Towards a Dickens Poetics: Indexical and Iconic Language in Bleak House

Readers have long felt that relying on the traditional means of criticizing narratives and realism were inadequate to appreciate the novels of Charles Dickens. By using the semiotic terms of Charles Peirce, Ferdinand Saussure, and Roman Jakobson, it may be possible to isolate some of his techniques and so to understand better the quality of Dickens's writing. This approach enables us to discover the effects both of Dickens's word-play and his elaborate structuring of sentences. In Bleak House there is ample evidence of both. Words and names seem to be imposed on the text by the character of the object or person. In addition, he sculpts the sentences so that their arrangements reinforce, as icons, the symbolic meanings. This crafting of the sentences not only foregrounds the material, the language, of the novels, but it also seems to add a magic, a necessary, an essential character to what is supposed to be a conventional and arbitrary sign system. Dickens often deploys sentences to provide an iconic or indexical supplement to the conventional meanings of the words. If poetry is an art which is more opaque than prose, featuring the material of language-that is, signifiers-as part of its expression, and often requiring the reader to revisit the text a moment or two before deciding how best to decode the words, then Dickens's novels may be better appreciated for their poetic qualities.

Hard Times: The Disciplinary City

As Dickens's "industrial novel," Hard Times confronts the complexities of the Victorian class structure. However, the novel also elaborates a critique of institutional mechanisms, in particular the disciplinary operations of Utilitarianism and coordinate industrial structures. As D.A. Miller, Jeremy Tambling and Cynthia Northcutt Malone (among others) have well established, Dickens prefigures, if not precedes, Michel Foucault in recognizing the disciplinary machinery that insinuated itself into Western culture in the eighteenth and nineteenth centuries. Hard Times is one of the more extensive considerations of that recognition in the Dickens world; the novel dramatically diagnoses apparatuses of Foucauldian "discipline" in Victorian culture and problematizes the nature of the "self" in that paradigm.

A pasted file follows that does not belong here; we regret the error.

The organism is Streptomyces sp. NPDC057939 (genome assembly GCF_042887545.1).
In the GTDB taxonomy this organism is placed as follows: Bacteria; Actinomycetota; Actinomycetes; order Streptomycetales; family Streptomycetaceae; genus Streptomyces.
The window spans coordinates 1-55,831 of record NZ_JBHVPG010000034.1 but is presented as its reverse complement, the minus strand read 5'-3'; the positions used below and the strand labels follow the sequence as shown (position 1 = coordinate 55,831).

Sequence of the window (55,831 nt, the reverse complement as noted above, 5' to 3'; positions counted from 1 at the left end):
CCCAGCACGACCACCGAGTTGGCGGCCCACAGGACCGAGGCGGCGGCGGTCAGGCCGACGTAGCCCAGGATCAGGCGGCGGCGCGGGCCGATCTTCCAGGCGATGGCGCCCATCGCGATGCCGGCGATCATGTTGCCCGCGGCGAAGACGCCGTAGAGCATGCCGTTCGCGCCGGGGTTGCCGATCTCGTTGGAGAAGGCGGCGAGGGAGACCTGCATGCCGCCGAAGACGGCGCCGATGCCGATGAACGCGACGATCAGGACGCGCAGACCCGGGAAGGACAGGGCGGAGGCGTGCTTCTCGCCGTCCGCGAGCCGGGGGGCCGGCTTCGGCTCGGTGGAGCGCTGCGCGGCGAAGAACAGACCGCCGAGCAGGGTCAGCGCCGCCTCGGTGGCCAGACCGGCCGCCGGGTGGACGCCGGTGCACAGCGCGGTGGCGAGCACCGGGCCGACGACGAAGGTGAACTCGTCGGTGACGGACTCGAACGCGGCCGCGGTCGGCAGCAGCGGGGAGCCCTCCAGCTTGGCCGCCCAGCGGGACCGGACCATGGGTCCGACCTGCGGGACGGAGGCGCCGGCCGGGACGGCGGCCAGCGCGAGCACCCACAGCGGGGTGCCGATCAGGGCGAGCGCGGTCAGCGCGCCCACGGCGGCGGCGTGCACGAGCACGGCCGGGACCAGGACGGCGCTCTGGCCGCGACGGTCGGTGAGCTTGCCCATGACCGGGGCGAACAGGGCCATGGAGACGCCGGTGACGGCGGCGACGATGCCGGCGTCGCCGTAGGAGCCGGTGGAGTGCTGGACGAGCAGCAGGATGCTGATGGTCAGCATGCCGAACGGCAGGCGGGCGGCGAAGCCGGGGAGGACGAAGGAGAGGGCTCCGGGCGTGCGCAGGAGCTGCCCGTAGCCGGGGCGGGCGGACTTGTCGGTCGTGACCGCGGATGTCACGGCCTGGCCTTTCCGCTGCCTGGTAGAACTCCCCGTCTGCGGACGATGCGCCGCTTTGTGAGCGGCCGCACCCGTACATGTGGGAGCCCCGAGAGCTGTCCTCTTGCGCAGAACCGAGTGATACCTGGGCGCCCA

"Like or No Like": Figuring the Scapegoat in A Tale of Two Cities

The "sacrifices and self-immolations on the people's altar" in Dickens's A Tale of Two Cities (1859) significantly restage many of the scapegoat paradoxes biblically represented in Leviticus' pronouncement of scapegoat ritual, pictorially dramatized in Holman Hunt's Victorian canvas The Scapegoat (1854), and recently clarified by René Girard's account in The Scapegoat. An interdisciplinary reading of the novel, which involves both deconstruction and myth criticism, seems best equipped to honor these paradoxes. Leviticus relevantly emphasizes motifs of substitution and sacrifice, besides various Oedipal crimes, while Hunt's controversial painting graphically illustrates and illuminates a series of scapegoat ambiguities, especially those dealing with the problems of supplementarity and Sonnenuntergang or final setting of the Sun and Son. Girard's leads help enlighten what he terms the four "stereotypes of persecution," which also occur in the novel: a culture polluted by "loss of differences"; specific crimes like "parricide and incest"; the stigmatizing "signs of a victim"; and purifying punishment through "collective murder." Such insights coordinate and clarify the novel's general concern with wasteland sameness and difference as personified in Carton and Darnay, located culturally in England and France, and represented semiotically and rhetorically by the "sign of the cross." They also again help coordinate both Oedipal motifs and scenes of writing in the text, Finally, they point to Carton's related roles as the medieval "Knight of the Cart" and the biblical Paraclete who supplements "the Resurrection and the Life." In this context scapegoat paradoxes can ultimately shed their shadowy light on the paradox of Carton himself.

Montrous Displacements: Anxieties of Exchange in Great Expectations

Contrary to traditional critical views which characterize it as a return to his earlier, comic style, Great Expectations represents a development in Dickens's thinking about social issues and an emergent culture of modernity in the 1860s. Using Dickens's interest in contemporary research into disturbances of mind, this essay shows how descriptions of Pip's mental state are used to register anxieties about exchange and displacement, reflecting the larger themes of the novel, and emphasizing Pip's passivity. It is suggested that Dickens represents Pip's education as a modern subject as dependent upon his surrender to an alienated and fragmented sense of selfhood. A detailed examination of the closing chapters of the first volume reveals Dickens's deliberate opposition of oral culture to written culture and a broader discussion follows of the anxieties which Dickens associates with a civilization dependent upon writing and paper exchange. This leads to a brief discussion of J.S. Mill's "On Liberty," which compares the ways in which both Mill and Dickens struggle to balance their support for liberalism and Free Trade with a belief in the sovereignty of the individual. A final discussion of Dickens's appropriation of elements of Mary Shelley's Frankenstein shows how Dickens chooses to attribute monstrosity to a culture which privileges consumption over production, and which depends entirely on exchange to create value.

"Servants' Logic" and Analytical Chemistry: George Eliot, Dickens, and Servants